Dick Van Dyke is Caractacus Potts, a wacky inventor who inexplicably lives in England with his two inexplicably English children. Caractacus Potts...wacky inventor,,,get it? Hoo hah! Potts and his two children (whose pictures may be seen in the dictionary next to the word "moppet") live with the senior Mr. Potts in a windmill/labratory. Caractacus rescues a junked motorcar from rusting in a field and restores it to new - meet Chitty Chitty Bang Bang, named for the sounds the car makes. Soon thereafter in one of those Pipi Longstocking-esque child-arranged dates, Potts and his two children go on a picnic with local richgirl Truly Scrumptious - possibly the best Bond Girl name since Pussy Galore. As the day winds down, Potts tells the children a story, in which the foursome embark on a great adventure in the resplendent Chitty Chitty Bang Bang which Potts as rigged to fly, float, drive itself, and perform other turn-of-the-century Batmobile-like functions.

Our heroes end up in a far away kingdom ruled over by the Baron and Baroness Bomburst (Gert Frobe and Anna Quayle), a terribly sad place where children have been outlawed, rounded up, and kept in a dungeon. The gang and Chitty invade the kingdom to rescue Potts' father, who has mistakenly been identified as the inventor of the flying car and kidnapped. There, they befriend a toymaker (played by Benny Hill in one of his stock characters from his TV show) who hides the children while they attempt to spring grandpa Potts. Enter the Child Catcher, who lures the children with free lollipops and takes them away to the dungeon. Potts and the toymaker (who now only makes toys for the child-like king) hatch a plan to infiltrate the castle, rescue the elder Potts and the twin moppets, and free all the other children as well.

I have two favorite scenes in this film. One is the musical number in the castle, where Truly and Potts are disguised as huge toys for the Baron's birthday. Truly is a wind-up doll on a music box, and Potts is a marionette who does a dance number that not only convinces you that he really is on strings, but that Dick Van Dyke is one of the most talented performers ever to be caught on film. My other favorite scene, I admit with guilt, is the one where the Baron and Baroness are readying themselves for bedtime, and prancing around the room in nightclothes calling each other by ultra-gooey-cute pet names. However, whenever the Baroness isn't looking, Baron Goldfinger takes a swing at her with an axe. It's the most entertainingly erotic scene in a kiddie flick since Natalie Wood was covered in cream pies while wearing only frilly turn-of-the-century underwear in "The Great Race".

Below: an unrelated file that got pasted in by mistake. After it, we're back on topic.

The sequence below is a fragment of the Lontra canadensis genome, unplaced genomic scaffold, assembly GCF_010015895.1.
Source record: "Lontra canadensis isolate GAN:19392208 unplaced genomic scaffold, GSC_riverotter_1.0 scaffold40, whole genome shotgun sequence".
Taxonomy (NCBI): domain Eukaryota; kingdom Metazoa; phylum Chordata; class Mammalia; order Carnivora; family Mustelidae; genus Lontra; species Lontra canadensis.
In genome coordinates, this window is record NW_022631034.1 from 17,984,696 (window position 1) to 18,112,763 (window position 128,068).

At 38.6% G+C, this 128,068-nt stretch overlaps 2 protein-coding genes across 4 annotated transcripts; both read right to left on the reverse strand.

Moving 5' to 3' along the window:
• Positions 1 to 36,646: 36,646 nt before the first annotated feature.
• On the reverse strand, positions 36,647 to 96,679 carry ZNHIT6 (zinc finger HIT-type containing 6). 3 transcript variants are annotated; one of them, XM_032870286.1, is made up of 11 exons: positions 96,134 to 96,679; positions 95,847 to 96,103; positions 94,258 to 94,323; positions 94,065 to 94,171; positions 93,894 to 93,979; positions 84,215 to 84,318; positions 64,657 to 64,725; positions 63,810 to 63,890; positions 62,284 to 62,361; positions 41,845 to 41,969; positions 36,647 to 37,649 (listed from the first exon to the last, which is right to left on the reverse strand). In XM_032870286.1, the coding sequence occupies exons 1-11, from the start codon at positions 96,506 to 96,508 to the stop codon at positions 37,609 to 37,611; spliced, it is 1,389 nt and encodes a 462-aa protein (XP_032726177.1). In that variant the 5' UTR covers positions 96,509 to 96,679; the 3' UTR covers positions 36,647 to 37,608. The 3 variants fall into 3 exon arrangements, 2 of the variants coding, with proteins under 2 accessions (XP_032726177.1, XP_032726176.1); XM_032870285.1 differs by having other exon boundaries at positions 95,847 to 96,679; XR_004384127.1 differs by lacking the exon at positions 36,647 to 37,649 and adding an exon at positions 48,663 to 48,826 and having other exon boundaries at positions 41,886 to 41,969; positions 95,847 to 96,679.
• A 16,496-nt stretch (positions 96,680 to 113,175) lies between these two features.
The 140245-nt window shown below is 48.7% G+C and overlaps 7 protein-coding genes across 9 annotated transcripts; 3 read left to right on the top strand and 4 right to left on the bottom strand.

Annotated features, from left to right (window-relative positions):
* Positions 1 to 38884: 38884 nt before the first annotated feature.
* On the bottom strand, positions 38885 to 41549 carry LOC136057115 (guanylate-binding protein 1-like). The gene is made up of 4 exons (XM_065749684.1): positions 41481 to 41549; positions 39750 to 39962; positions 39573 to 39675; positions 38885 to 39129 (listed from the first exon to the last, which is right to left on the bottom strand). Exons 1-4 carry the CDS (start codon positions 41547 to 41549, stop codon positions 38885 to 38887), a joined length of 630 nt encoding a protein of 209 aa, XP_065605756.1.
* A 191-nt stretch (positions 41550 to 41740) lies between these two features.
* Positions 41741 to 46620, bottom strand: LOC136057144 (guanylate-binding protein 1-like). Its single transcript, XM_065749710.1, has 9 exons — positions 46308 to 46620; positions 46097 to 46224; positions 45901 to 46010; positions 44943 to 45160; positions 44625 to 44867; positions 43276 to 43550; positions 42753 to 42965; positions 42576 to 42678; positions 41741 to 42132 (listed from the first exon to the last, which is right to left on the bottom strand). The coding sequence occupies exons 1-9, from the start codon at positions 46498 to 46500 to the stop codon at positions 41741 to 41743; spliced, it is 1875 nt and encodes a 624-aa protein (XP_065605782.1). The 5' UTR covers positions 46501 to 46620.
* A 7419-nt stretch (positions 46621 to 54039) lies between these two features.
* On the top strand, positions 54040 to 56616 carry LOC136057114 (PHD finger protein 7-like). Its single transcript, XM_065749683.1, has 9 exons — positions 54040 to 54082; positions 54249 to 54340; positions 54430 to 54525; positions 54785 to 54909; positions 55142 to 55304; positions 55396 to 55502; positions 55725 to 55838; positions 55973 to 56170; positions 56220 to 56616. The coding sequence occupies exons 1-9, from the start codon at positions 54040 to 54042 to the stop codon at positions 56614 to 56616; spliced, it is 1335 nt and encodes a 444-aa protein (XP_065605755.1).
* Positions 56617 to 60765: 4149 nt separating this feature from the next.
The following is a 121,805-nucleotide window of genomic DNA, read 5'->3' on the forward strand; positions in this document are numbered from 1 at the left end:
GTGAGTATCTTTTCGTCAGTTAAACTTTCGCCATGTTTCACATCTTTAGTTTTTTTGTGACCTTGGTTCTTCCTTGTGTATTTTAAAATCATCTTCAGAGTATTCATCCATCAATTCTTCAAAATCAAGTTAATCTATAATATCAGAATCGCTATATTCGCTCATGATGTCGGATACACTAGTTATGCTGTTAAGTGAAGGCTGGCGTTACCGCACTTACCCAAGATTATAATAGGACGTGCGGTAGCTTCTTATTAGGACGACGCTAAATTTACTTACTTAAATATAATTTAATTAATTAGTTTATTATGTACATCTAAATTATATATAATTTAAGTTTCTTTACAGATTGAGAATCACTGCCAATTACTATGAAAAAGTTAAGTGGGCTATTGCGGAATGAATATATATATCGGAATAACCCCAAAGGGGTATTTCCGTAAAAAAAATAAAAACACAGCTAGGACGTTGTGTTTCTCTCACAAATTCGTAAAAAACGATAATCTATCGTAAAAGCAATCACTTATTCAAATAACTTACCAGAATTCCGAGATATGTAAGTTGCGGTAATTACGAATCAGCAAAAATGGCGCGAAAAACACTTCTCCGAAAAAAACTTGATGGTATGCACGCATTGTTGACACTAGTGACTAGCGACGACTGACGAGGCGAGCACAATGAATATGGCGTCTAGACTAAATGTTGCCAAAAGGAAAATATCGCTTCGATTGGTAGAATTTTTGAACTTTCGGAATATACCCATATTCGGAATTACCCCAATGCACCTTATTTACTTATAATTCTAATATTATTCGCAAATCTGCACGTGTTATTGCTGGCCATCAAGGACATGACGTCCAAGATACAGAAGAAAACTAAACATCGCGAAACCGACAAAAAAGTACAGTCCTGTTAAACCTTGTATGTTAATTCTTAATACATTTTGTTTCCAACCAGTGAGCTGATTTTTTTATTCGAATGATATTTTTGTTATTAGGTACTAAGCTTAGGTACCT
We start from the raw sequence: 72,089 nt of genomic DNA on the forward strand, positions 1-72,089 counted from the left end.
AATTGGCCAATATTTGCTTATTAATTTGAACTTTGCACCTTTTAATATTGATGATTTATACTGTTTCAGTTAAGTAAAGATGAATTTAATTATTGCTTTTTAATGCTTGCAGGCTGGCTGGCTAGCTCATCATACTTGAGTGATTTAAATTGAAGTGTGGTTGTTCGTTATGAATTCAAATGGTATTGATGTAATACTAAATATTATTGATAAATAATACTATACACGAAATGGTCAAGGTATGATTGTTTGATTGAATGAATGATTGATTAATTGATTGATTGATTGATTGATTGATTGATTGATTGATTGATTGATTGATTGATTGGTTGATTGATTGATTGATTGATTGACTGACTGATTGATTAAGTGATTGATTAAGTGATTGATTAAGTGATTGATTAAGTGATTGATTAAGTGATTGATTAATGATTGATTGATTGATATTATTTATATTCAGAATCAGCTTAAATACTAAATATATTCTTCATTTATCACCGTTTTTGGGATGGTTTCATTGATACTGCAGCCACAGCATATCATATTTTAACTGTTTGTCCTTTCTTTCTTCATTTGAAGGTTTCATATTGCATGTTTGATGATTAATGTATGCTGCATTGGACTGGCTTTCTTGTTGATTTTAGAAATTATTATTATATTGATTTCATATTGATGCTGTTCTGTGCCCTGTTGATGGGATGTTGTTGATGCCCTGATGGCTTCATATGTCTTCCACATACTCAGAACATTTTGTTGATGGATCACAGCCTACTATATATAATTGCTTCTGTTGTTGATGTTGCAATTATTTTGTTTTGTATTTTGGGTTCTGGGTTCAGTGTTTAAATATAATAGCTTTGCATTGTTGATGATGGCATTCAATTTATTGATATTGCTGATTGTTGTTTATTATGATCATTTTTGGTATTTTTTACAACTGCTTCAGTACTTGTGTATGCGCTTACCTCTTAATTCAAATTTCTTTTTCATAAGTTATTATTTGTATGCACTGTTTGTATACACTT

This film is a rare treat. It's a film that appeals to kids and keeps adults interested at the same time. Let your kids watch it, watch it with them, or just watch it yourself when you're in the mood for some pure, escapist fun.

And try not to think about the Child Catcher when you go to bed afterward.


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Frequently Asked Questions

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Details

Country:

UK | USA

Language:

English | German | French | Latin

Release Date:

18 December 1968 (USA) See more »

Also Known As:

Chitty Chitty Bang Bang See more »

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Box Office

Budget:

$10,000,000 (estimated)

Cumulative Worldwide Gross:

$398
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Company Credits

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Technical Specs

Runtime:

Sound Mix:

70 mm 6-Track (70 mm prints)| Mono (35 mm prints)

Color:

Color

Aspect Ratio:

2.20 : 1